People of wealth and influence today might look to
Joseph of Arimathea as a saintly role model. This
disciple of Jesus was a rich man and a member of the
powerful Sanhedrin, the supreme council of the Jews (Mark
15:43; Luke 23:50).
Joseph provided his own expensive tomb for the burial of
the crucified Christ. This was a huge risk to his social and
Most of Jesus’ disciples had fled or avoided the crucifixion
site. (Exceptions were Jesus’ mother, Mary Magdalene
and other women followers, and young John—the beloved
In a remarkably noble and courageous
act, Joseph of Arimathea went
directly to Pontius Pilate to ask his
permission to take Jesus’ dead body
in order to prepare it for burial
(Matthew 27:57-58). He was aware
that such a request might have
angered Pilate. In addition, there
were influential Jews who had seen
Jesus as a major threat to their religious
authority. They were not in
any mood to treat his death with
the respect due the Messiah, for
whom they had only contempt.
According to various historical
sources, Joseph’s actions provoked
the Jewish elders and Roman officials.
One tradition insists that he
eventually spent time in prison for his support of Jesus.
A Secret Disciple
Although he is mentioned in all four Gospels, Joseph remains
somewhat of an enigma. We know that he was born at Arimathea
in Judea and that he was an Israelite, “a virtuous and
righteous man” (Luke 23:50). And we know that he “was
himself awaiting the kingdom of God” (Mark 15:43).
Joseph did not declare himself a disciple of Jesus “for
fear of the Jews” (John 19:38).
There are many other examples of men and women of
great integrity who have been reluctant to act because of how
it might damage their professional or personal lives. Usually,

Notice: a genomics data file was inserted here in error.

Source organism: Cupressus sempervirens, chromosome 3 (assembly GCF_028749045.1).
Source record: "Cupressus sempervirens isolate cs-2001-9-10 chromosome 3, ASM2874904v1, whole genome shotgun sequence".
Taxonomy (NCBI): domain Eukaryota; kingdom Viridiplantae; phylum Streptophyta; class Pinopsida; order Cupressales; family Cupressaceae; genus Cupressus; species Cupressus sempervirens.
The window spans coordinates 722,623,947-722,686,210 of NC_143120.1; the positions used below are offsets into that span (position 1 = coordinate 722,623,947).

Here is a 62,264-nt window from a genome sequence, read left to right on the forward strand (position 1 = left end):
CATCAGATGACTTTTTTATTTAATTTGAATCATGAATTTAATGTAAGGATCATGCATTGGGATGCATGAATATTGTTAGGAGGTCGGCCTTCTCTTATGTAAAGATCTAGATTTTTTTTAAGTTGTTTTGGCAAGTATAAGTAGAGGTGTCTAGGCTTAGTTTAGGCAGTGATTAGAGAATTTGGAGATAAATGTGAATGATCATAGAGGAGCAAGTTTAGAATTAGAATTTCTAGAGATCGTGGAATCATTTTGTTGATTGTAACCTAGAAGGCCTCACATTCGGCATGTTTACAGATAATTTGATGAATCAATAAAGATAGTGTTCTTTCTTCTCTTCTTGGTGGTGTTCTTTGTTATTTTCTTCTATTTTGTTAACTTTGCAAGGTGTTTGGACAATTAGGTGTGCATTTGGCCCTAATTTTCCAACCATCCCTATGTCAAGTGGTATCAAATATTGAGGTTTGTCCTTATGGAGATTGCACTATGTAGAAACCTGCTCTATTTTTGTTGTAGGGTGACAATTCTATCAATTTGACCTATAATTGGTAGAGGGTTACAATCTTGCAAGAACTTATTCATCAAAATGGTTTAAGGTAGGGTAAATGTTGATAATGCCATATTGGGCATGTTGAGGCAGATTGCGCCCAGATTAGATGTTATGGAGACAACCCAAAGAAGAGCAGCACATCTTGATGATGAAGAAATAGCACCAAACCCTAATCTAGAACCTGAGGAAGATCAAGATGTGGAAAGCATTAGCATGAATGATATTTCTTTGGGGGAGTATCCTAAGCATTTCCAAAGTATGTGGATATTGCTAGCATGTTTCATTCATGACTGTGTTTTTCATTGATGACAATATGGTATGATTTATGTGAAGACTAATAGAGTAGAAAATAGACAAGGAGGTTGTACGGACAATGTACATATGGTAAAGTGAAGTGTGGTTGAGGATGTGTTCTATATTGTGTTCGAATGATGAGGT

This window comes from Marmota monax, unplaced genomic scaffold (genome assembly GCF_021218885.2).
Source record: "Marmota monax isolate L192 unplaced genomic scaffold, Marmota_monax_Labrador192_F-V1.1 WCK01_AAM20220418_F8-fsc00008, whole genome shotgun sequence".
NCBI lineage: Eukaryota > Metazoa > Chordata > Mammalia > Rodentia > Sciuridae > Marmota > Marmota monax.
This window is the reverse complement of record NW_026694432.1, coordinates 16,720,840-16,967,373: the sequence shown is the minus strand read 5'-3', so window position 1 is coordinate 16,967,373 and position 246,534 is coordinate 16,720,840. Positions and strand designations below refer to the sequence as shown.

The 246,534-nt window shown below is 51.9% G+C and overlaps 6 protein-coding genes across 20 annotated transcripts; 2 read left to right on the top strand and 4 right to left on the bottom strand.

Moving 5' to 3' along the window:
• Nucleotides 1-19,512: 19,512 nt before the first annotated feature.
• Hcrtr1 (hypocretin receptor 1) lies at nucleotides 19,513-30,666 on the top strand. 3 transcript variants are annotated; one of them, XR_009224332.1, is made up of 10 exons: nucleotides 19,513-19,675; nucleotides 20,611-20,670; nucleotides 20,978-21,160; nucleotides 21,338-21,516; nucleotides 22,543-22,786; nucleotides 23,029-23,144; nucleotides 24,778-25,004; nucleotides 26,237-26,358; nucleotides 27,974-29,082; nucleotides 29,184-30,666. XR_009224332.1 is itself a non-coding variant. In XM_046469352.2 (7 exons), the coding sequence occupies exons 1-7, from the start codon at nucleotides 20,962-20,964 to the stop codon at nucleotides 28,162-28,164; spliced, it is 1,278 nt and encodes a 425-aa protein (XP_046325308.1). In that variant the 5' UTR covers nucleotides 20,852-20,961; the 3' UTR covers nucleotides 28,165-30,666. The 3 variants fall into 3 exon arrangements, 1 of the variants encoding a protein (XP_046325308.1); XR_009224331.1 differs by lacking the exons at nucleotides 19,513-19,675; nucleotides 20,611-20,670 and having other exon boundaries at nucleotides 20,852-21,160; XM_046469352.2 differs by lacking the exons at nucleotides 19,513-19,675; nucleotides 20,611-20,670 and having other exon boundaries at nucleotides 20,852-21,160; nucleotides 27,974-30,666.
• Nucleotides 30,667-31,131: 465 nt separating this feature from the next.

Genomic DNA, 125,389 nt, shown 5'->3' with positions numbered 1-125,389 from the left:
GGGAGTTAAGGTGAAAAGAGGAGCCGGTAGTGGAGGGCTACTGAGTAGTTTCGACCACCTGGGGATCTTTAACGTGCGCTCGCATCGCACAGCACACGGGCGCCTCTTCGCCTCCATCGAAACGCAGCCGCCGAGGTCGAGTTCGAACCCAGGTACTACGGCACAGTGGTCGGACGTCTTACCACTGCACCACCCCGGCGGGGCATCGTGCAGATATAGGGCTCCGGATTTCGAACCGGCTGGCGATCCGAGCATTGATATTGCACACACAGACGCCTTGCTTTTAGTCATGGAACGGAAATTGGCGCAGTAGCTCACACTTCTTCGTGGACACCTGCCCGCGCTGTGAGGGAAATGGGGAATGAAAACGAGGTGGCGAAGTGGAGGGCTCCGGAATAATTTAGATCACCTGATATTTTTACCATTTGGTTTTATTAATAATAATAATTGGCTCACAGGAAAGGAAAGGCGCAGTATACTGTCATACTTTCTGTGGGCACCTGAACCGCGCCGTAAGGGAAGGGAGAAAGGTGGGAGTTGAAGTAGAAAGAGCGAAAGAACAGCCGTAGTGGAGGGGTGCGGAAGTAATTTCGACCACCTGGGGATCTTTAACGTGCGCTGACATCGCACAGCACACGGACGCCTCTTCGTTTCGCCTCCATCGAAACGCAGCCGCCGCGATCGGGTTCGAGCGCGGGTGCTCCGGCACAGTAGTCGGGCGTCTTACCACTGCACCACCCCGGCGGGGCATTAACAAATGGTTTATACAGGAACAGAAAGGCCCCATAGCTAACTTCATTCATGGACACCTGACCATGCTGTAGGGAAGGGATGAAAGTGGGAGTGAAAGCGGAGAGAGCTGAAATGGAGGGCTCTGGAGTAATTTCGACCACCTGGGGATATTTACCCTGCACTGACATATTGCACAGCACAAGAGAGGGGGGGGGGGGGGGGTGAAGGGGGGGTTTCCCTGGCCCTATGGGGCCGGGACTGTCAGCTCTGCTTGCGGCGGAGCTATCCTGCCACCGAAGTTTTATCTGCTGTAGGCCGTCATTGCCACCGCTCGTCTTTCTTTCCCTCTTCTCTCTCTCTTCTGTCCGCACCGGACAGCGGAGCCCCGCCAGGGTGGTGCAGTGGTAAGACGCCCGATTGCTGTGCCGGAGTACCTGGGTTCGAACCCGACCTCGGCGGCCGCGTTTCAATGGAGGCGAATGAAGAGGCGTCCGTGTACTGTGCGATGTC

propelled by their faith, they tend to come through.
So it was with Joseph of Arimathea, in a very big way without
any apparent human persuasion. No wonder, then, that
he is venerated as a saint, not only by the Catholic Church
but by Lutheran, Eastern Orthodox and some Anglican
Churches, too. The Catholic Church celebrates his feast
day on August 31.
Like so many other heroes of faith, wondrous apocryphal stories
sprang up around Joseph, particularly during the Middle
Ages. He supposedly acquired his wealth in the metals
trade, which likely would have acquainted him with Britain:
Cornwall was well-known in the Roman Empire for its tin,
and Somerset was renowned for its high-quality lead.
One story says that Joseph accompanied the Apostle
Philip, Lazarus, Mary Magdalene and others on a preaching
mission to Gaul. At the English Channel, Philip sent Joseph,
with 12 disciples, to establish Christianity in Britain.
Another legend says that Joseph’s
boat ran ashore in the Glastonbury
Marshes in Britain. Having brought
with him a staff grown from Christ’s
crown of thorns, Joseph thrust it
into the ground and the thorn staff
immediately took root.
It has also been said that Joseph
met with the local ruler, Arviragus,
and secured some land at Glastonbury
to build the first monastery in
Britain. From there he became the
Some accounts state that Joseph
was the uncle of the Blessed Virgin
Mary and, therefore, of Jesus. Thus,
Joseph may have brought the young
Jesus along on one of his business
trips to Britain. The words of
William Blake’s famous and moving hymn “Jerusalem”
reflect this tradition:
“And did those feet, in ancient time,
Walk upon England’s mountains green?”
In the Holy Grail legend, Joseph of Arimathea is associated
with the cup said to have received Christ’s blood at the
crucifixion. Joseph took it to Britain, where his descendants
We don’t know if any of these or other legends are true.
But why shouldn’t one of the first Christian heroes of faith
have wonderful stories woven around him? It seems an
appropriate reward for integrity, fidelity and courage.
Christopher Gaul is a semi-retired journalist whose past experience includes being
managing editor of The Catholic Review (Baltimore), White House correspondent
for National Public Television and reporter for The Baltimore Sun. Born in
England, he now lives in Baltimore County with his wife, Pam, and their four show
champion Weimaraner dogs.